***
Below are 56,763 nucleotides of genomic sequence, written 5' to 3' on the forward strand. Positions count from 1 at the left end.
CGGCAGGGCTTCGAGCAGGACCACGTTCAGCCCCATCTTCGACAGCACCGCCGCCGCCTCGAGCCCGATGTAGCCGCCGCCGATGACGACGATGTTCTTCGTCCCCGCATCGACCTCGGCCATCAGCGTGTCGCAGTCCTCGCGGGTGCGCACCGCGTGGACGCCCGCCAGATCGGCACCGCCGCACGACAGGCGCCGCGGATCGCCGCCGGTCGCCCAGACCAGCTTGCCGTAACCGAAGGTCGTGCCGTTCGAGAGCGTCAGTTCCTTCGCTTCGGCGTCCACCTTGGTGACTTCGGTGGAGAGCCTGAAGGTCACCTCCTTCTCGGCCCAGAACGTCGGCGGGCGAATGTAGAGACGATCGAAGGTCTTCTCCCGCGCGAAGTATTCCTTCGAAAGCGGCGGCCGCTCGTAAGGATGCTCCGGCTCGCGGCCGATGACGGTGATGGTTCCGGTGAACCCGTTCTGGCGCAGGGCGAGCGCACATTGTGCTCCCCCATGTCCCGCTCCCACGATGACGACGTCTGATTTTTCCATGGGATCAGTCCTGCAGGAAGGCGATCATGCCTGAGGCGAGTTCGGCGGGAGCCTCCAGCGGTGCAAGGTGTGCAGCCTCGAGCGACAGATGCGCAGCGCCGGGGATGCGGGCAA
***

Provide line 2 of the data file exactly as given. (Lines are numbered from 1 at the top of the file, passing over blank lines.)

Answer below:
CGGCAGGGCTTCGAGCAGGACCACGTTCAGCCCCATCTTCGACAGCACCGCCGCCGCCTCGAGCCCGATGTAGCCGCCGCCGATGACGACGATGTTCTTCGTCCCCGCATCGACCTCGGCCATCAGCGTGTCGCAGTCCTCGCGGGTGCGCACCGCGTGGACGCCCGCCAGATCGGCACCGCCGCACGACAGGCGCCGCGGATCGCCGCCGGTCGCCCAGACCAGCTTGCCGTAACCGAAGGTCGTGCCGTTCGAGAGCGTCAGTTCCTTCGCTTCGGCGTCCACCTTGGTGACTTCGGTGGAGAGCCTGAAGGTCACCTCCTTCTCGGCCCAGAACGTCGGCGGGCGAATGTAGAGACGATCGAAGGTCTTCTCCCGCGCGAAGTATTCCTTCGAAAGCGGCGGCCGCTCGTAAGGATGCTCCGGCTCGCGGCCGATGACGGTGATGGTTCCGGTGAACCCGTTCTGGCGCAGGGCGAGCGCACATTGTGCTCCCCCATGTCCCGCTCCCACGATGACGACGTCTGATTTTTCCATGGGATCAGTCCTGCAGGAAGGCGATCATGCCTGAGGCGAGTTCGGCGGGAGCCTCCAGCGGTGCAAGGTGTGCAGCCTCGAGCGACAGATGCGCAGCGCCGGGGATGCGGGCAA